Superior Court and Its Employees’ Free Speech Rights

Two Superior Court employees filed a lawsuit in federal court claiming their constitutional rights of free speech and equal access had been denied when they were forced to stop using a vacant courtroom for their lunchtime Bible study group.

The court recently developed a policy requiring individuals and groups who wanted to use court facilities to file an application. When Mindy Barlow and Dalia Smith, both employees of the Superior Court, submitted their application for a room for their Bible study group, their request was denied. Barlow said the stated reason was that approving their application would violate the separation of church and state.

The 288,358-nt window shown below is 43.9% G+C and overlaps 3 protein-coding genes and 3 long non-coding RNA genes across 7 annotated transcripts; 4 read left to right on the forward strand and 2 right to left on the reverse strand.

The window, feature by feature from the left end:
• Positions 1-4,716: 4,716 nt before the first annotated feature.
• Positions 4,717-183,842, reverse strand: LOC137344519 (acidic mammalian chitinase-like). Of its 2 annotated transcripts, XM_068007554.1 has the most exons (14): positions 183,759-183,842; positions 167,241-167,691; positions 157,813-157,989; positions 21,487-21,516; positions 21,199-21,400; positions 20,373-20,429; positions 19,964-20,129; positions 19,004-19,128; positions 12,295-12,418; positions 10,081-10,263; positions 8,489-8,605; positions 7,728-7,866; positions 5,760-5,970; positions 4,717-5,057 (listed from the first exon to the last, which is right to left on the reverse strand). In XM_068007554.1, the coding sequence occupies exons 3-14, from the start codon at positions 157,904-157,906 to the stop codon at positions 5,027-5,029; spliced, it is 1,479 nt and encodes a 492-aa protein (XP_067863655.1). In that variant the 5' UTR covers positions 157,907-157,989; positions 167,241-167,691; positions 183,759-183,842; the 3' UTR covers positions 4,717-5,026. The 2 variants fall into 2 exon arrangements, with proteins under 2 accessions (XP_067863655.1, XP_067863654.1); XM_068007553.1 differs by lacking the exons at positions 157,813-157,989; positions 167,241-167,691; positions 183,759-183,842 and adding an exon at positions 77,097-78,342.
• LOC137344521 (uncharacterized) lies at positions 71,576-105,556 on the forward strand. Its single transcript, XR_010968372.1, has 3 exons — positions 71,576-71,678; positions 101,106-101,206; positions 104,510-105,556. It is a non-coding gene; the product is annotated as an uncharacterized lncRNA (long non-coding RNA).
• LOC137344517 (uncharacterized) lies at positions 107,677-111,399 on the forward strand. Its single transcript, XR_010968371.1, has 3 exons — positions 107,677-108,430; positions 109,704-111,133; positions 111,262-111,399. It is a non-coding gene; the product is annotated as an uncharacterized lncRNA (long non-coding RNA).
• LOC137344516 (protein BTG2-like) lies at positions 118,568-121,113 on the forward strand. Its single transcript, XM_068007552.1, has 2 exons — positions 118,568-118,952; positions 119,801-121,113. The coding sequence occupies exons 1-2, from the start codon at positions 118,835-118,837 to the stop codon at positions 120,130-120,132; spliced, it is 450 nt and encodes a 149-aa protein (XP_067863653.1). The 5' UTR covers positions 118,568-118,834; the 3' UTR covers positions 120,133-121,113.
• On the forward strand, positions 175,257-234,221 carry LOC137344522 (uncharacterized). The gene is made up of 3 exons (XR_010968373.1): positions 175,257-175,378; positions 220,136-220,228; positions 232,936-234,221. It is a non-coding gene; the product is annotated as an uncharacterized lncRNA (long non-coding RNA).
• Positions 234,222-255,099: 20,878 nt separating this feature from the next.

The ACLU was not asked by either party in the suit to lend legal support and has reviewed only the complaint that was recently filed. But David Blair-Loy, Legal Director for the ACLU of San Diego & Imperial Counties said that Barlow appears to have a strong case.

“If the government is not endorsing or sponsoring the study of the Bible, and if other groups have access to court facilities that the plaintiffs have been denied, it sounds like they have a potentially winning case,” Blair-Loy said.

A spokesperson for the San Diego Superior Court said they believe that their policy for evaluating requests for use of court facilities is sound.